I've been thinking of a way to get something similar to a below-the-knee cagoule with plenty of ventilation and good protection for a pack and when you sit down (so that you can cover your legs) and yet not be as billowy as a poncho. However I look at it I always come back to clothing from the Middle Ages and Renaissance. They really knew how to make protective clothing.
I was thinking to use something like an ID Silcoat Cape and instead of rainpants, use a waterproof apron or "tabard" underneath. I'd slit the front of the cape, put in a zipper, and allow it to be pulled back when not raining hard to open up the front of the cape.
Some ideas come from capes, tabards, mandelions, cowls, and hoods:
(The top of the sleeve of the tunic under the hood has an "archer's notch sewn in so that when you raise your arm the tunic falls away and doesn't restrict your motion.)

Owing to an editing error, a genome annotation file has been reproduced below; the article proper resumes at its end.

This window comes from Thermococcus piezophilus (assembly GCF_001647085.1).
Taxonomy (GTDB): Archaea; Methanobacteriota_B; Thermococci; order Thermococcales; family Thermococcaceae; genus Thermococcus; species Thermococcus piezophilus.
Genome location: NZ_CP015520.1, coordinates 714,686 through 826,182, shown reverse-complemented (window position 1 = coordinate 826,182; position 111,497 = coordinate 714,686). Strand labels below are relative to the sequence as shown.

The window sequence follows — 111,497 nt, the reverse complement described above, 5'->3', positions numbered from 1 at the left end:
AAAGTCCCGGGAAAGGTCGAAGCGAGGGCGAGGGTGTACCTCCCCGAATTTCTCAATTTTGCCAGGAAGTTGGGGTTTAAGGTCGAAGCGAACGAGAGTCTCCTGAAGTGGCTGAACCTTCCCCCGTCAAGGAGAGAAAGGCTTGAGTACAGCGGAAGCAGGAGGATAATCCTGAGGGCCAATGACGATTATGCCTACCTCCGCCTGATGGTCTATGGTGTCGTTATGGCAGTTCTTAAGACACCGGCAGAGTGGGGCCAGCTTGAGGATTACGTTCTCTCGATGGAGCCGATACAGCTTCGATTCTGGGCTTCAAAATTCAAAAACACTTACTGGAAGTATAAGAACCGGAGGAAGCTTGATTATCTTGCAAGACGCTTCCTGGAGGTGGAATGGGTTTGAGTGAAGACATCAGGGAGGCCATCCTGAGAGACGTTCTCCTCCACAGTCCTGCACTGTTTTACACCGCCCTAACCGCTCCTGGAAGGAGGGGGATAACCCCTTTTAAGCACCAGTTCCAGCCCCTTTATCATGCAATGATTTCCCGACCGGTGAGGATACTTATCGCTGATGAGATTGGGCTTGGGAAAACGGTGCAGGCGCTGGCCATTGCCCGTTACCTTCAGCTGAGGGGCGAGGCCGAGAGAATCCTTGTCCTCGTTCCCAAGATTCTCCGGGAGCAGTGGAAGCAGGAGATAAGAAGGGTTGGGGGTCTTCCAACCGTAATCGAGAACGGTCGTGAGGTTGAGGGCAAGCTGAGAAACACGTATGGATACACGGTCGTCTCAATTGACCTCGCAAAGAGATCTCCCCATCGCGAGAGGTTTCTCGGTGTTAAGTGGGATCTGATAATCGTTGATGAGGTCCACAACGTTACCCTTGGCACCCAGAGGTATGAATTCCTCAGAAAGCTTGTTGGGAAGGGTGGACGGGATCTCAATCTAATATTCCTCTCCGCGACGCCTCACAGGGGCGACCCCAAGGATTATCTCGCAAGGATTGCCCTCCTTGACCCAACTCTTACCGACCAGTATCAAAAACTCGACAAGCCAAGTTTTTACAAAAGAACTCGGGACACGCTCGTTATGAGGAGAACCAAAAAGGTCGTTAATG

I was thinking to also use Bill Fornshell's idea of the insulated tunic/quilt and also the Fin Finbar Hood, but a better version of the hood, using a Montane Extreme Smock Hood fitted with a shoulder skirt that I could use when sleeping in the quilt.
Here are some more ideas for Medieval and Renaissance clothing. It may be funny in many ways to look at this stuff, and a lot of it wouldn't be practical in wind or climbing steep trails, but if you stop and think about what people back then needed to stay warm and dry in the non-mechanized world they lived in, their clothing can give us a lot of hints for our own way to design for the outdoors.
What do you think?